To Colonel Rudolphus Ritzema
Head Quarters [New York] July 14. 1776
At a Period so critical as the present, when our unnatural Enemies are in full view, and hourly expected to strike a Blow which may be supposed in a great measure to decide the Fate of America, I must confess, I am not a little surprized to find an Officer of your Rank in the Army solliciting leave to resign his Commission, more especially considering the Predicament you are now in—I should rather hope that as you are so conscious of your innocence, you would urge an Inquiry into your Conduct to convince the World that the Complaints exhibited against you are totally groundless, and that the malice of your worst Enemies cannot do the least injury to your Reputation, which to a Soldier ought ever to be dearer than Life—I don’t know how far I can with propriety countermand the Order for the Court of Inquiry, as it is already given out in General Orders—however I will think of it and give you my answer to morrow.1 I am Sir Your humble Servant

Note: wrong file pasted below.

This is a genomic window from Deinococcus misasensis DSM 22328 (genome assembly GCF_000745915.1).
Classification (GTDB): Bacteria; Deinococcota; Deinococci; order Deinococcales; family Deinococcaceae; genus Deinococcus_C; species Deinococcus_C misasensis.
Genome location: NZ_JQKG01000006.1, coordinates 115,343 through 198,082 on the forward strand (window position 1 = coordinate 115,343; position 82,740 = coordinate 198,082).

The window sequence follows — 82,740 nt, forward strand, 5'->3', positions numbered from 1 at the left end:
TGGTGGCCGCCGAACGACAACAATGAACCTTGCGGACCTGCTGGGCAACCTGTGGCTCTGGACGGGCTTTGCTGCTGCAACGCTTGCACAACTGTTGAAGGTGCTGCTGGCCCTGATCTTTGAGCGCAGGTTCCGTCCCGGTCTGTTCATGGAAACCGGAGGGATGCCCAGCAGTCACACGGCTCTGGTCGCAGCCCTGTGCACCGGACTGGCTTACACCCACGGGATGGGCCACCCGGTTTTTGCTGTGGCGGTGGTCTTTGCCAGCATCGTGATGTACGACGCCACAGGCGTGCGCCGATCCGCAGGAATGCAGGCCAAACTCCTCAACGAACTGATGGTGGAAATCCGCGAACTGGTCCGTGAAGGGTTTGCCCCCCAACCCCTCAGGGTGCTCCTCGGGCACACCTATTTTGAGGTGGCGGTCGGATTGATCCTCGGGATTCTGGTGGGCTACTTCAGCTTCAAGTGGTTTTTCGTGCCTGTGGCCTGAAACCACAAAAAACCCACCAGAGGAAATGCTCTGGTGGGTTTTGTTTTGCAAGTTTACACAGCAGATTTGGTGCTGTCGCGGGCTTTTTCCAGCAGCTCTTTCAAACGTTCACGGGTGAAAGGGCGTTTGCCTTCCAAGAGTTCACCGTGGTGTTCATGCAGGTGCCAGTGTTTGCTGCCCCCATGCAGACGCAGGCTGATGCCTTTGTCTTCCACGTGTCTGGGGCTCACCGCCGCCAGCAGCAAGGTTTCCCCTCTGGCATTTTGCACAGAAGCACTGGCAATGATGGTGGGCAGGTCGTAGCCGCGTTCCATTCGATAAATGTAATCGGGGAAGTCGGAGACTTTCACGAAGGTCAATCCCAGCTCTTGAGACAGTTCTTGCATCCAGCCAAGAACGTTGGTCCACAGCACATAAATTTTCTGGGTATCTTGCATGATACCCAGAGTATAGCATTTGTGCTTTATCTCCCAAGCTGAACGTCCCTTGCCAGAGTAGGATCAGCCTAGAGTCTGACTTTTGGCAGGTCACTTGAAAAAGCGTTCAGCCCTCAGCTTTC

LB, in George Lewis’s writing, DLC:GW; Varick transcript, DLC:GW.
1. Ritzema wrote to GW’s aide-de-camp Richard Cary later this day: “His Excellency’s the Generals Answer to my Letter this Morning has so much weight with it, as to make me in some measure ashamed of my hasty Request, to which I was induced by the Advice of my Lt Colonel [Frederick Weissenfels]—You’ll therefore be pleased just to request of the General in my Behalf that No Matter to determine to Morrow” (DLC:GW). Ritzema left the Continental army in November 1776, and a short time later he joined the British army as a lieutenant colonel.